This Is What A Laotian Four-Generation Gap Looks Like

20131228-020004.jpgFour years after his wife died, he still is living in the home where he relocated his entire family from war-torn Laos in 1979. His eldest daughter would bear a daughter as her eldest as well. This daughter would go on to have her own children. Within same home, the 81-year-old Laotian patriarch has been able to get to know the newest generation of refugee descendants and holiday visits are a time where this four-generation gap meet.

He would call her “Ee Theek Noy” (“Little Girl Theek”) because everyone knows how she looked exactly like her mother as a baby. Theek is the family’s first female grandchild and now have some -noys of her own. My grandfather is lamenting how Lanoy shares my baby traits of peach fuzz hair and many tears in new environments. While she is basically frightened of anyone other than my boobs, Lanoy has still somehow connected with Paw Tao Yai (“big/great grandpa”) just at the cutest distance.

The state of the octogenarian’s health leaves very little windows of interaction. My grandfather is mostly resting his aching body in his room once shared with the love of his life and comes out to eat his meals. When we visit, he interacts with the great-grandbabies by kissing their heads and warning them to stay away from the stairs in a cute, soft great-grandpa way. He would have to get so close to each great-grandchild as his increasingly clear-colored eyes are failing to differentiate which -noy he’s kissing. Like I said, Lanoy is not very fond of unfamiliar faces so she doesn’t immediately reciprocate Tao Yai’s affection. When she is ready though, this is what Laotians, four generations apart, look like:

Laotian great grandfathe and baby r.jpg

What generation are your kids?

18 thoughts on “This Is What A Laotian Four-Generation Gap Looks Like

  1. I love this!! It’s beyond precious! I wish my son could of met my mamang and papang. They would of been putty in his adorable little hands.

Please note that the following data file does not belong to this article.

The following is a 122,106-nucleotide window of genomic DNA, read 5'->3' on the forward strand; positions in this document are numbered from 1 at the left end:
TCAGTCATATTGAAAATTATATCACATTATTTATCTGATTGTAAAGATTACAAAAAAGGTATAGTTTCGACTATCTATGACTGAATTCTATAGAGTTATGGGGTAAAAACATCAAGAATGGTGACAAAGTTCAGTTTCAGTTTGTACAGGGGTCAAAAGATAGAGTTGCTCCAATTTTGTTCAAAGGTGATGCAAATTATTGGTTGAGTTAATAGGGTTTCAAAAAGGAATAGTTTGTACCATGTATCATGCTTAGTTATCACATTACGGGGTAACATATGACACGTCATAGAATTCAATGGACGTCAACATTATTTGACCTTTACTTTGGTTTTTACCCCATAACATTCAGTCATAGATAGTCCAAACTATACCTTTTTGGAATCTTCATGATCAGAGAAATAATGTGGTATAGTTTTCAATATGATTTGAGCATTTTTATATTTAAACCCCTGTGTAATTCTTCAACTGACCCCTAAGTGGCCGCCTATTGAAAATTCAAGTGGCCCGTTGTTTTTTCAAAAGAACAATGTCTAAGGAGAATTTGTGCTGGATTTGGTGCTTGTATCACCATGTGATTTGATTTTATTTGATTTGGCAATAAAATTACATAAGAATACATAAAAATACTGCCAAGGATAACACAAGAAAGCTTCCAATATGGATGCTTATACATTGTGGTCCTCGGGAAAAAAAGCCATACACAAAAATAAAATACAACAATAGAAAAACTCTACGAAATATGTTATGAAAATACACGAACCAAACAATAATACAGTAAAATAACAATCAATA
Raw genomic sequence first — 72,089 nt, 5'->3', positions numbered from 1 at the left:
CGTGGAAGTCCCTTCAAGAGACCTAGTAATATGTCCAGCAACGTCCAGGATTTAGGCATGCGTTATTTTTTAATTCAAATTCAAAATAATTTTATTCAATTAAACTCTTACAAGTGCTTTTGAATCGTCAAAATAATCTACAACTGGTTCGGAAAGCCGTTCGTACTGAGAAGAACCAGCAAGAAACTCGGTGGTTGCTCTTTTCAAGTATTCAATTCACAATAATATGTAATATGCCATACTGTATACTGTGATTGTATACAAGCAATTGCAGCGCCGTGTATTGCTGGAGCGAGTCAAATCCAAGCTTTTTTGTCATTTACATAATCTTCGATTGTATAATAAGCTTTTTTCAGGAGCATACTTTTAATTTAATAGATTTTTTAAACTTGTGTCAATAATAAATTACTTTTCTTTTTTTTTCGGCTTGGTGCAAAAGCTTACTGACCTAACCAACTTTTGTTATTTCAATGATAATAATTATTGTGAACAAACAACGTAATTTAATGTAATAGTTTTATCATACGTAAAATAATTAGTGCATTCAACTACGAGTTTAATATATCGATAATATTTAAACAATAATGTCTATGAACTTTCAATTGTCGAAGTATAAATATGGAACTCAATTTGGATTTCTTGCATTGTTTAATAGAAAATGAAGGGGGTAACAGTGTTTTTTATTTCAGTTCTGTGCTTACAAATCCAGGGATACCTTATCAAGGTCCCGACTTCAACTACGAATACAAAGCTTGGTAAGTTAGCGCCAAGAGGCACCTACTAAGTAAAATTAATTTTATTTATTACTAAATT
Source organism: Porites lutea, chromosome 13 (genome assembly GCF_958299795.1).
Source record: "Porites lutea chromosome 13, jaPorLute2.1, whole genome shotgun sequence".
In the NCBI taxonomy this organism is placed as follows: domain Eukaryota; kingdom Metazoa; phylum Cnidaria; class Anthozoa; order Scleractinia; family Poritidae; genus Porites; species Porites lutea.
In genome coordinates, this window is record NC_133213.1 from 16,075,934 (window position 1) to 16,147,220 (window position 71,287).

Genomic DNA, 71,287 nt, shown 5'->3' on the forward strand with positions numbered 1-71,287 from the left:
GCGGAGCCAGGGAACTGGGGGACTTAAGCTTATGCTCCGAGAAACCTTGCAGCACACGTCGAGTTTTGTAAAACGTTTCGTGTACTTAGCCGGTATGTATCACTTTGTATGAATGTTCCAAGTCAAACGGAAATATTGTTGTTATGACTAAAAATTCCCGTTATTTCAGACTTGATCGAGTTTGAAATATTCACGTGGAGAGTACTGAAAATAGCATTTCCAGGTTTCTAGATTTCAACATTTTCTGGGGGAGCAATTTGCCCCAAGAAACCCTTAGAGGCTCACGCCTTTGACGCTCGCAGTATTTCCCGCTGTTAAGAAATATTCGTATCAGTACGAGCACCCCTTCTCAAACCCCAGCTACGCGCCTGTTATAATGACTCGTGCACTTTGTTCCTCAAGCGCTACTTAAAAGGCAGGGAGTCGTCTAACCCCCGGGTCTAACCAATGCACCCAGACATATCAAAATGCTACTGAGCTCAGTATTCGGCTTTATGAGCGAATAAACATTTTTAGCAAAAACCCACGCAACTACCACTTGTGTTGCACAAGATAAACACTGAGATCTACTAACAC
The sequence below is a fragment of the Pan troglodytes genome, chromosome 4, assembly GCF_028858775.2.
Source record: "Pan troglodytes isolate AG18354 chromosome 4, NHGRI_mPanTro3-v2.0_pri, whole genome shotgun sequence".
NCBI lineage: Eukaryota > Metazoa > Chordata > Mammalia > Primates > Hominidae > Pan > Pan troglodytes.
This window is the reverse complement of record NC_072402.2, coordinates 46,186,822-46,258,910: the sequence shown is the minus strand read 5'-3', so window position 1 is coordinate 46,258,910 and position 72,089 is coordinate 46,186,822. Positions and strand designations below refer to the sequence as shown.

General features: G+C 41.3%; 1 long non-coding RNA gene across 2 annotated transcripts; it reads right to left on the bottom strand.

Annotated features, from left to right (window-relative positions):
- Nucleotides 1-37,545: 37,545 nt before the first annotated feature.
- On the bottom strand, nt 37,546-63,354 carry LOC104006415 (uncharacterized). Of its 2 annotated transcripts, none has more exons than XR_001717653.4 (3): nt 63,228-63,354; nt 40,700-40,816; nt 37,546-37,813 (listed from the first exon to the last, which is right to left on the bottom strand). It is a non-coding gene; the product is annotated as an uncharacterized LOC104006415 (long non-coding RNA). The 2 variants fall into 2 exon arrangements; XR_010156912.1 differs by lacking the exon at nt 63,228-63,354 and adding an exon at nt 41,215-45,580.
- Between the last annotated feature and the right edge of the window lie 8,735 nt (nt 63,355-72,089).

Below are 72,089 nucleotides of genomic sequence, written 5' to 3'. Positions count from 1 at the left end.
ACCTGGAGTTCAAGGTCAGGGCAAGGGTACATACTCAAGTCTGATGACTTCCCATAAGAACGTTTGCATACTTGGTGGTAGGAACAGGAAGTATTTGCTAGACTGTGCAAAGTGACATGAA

• Those are cute words! I was very close to my Maey Tao and she passed in 2009. Humnoy is the first great-grandchild in our family and was born in 2011. If only, I wonder…

      Is mamang and papang pronounced phonetically? Like, ma’am-ang or “ong?”


      • The ‘a’ takes on more of a ‘u’ sound so its more ‘puh-pung’ and ‘muh-mung’… My papang passed before I was even born but of course my mom has so many stories so it helps bring to light who he was. But my mamang passed in jan of 2011 and I didn’t conceive till oct of that year. But oh was I mamangs baby. If I was to be found anywhere as a baby it was always with her.

  2. It’s so unfortunate that Meese won’t have a closer relationship with his Yai (grandma), and may never get to know MY Yai and Tha (grandpa). He’s yet to meet my dad, and I’m sure he’ll never know my dads parents, as they never really came around to the fact that their son married an Asian woman despite their best efforts. I watched my cousin explain to her very Caucasian twin boys that they were, in fact, Thai, and they were beyond shocked! They see their Yai multiple times a week. I just hope Meese will understand and appreciate his heritage, even though he may not see very much proof of it.

    • No, I see you giving that baby Thai life lessons; Meese will be fine! That is still hard, I’m sure. Just this weekend at my mom’s, Hum understood my mom’s Lao perfectly as I do a bit of Lao-lish at home but nothing to brag about. It’s the little things that Meese will appreciate as I hope Hum will. 😁

      How often are opportunities to visit any of your family? Meese has met your mom then, right?


  3. “she is basically frightened of anyone other than my boobs, ”

    LOVE this line – boobs do become their own entity in a family with nurslings…

      • We live with Hubby’s parents and one set of his grandparents live locally (Richmond). We see them about twice a month. The other set lives in So Cal, which is convenient, because thats where my parents and one set of my grandparents live. We see them every 2-3 months. Frequently enough for Dragon Baby to recognize them in pictures & by their voice on the phone. I have another set of grandparents in Texas she’s met once, and Hubby has a step grandma in Hong Kong she has never met.

So, what do you think?

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